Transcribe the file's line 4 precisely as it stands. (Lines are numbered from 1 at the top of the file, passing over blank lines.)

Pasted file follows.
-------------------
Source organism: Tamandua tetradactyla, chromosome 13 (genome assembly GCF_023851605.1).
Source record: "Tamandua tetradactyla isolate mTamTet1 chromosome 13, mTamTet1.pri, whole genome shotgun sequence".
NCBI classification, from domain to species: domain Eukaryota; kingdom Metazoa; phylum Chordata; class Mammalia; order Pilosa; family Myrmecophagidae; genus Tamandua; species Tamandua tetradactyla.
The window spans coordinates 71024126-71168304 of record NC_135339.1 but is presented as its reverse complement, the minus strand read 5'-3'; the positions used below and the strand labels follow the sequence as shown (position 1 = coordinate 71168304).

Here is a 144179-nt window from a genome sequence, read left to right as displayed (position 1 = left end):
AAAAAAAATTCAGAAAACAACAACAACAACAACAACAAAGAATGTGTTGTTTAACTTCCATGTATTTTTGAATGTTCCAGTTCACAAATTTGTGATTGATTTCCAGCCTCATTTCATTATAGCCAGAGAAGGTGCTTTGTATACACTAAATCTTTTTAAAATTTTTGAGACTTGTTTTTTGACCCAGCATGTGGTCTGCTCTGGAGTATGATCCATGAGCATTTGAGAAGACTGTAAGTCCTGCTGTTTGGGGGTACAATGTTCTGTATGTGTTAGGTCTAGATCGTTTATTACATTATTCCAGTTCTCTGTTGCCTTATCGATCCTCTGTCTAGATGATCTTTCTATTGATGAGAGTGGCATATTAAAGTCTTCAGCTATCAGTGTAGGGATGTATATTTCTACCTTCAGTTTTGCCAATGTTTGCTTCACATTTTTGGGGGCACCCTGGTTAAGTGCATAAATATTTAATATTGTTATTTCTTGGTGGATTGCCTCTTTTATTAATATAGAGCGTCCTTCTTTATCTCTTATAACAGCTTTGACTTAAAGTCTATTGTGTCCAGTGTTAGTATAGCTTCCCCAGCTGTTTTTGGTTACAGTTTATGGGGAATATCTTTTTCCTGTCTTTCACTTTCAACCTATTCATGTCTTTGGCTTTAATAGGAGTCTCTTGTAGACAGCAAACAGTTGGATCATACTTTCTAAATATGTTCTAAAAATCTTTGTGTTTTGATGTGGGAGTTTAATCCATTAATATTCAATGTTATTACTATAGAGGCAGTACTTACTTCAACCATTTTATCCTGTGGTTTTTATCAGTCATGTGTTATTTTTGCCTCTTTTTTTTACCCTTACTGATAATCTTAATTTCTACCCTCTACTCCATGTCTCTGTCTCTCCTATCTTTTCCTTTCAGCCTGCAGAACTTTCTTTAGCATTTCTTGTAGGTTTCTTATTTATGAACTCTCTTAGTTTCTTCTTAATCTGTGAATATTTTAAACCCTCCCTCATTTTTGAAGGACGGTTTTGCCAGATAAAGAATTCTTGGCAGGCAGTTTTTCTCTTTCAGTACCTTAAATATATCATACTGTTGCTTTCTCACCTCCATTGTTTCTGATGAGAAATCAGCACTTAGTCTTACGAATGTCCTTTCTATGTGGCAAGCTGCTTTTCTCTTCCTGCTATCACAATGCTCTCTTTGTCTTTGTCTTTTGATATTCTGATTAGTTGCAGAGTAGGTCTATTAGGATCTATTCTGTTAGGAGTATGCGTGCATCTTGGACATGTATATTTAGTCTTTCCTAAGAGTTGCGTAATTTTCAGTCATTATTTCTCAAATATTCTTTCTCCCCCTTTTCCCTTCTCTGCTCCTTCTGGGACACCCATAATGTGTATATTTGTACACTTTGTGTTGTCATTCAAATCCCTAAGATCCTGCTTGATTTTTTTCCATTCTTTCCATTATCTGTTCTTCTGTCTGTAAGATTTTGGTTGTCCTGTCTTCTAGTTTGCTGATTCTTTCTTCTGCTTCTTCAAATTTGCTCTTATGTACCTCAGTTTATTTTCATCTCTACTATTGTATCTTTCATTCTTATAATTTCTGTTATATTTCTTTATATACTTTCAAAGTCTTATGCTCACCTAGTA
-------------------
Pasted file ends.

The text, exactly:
The window spans coordinates 71024126-71168304 of record NC_135339.1 but is presented as its reverse complement, the minus strand read 5'-3'; the positions used below and the strand labels follow the sequence as shown (position 1 = coordinate 71168304).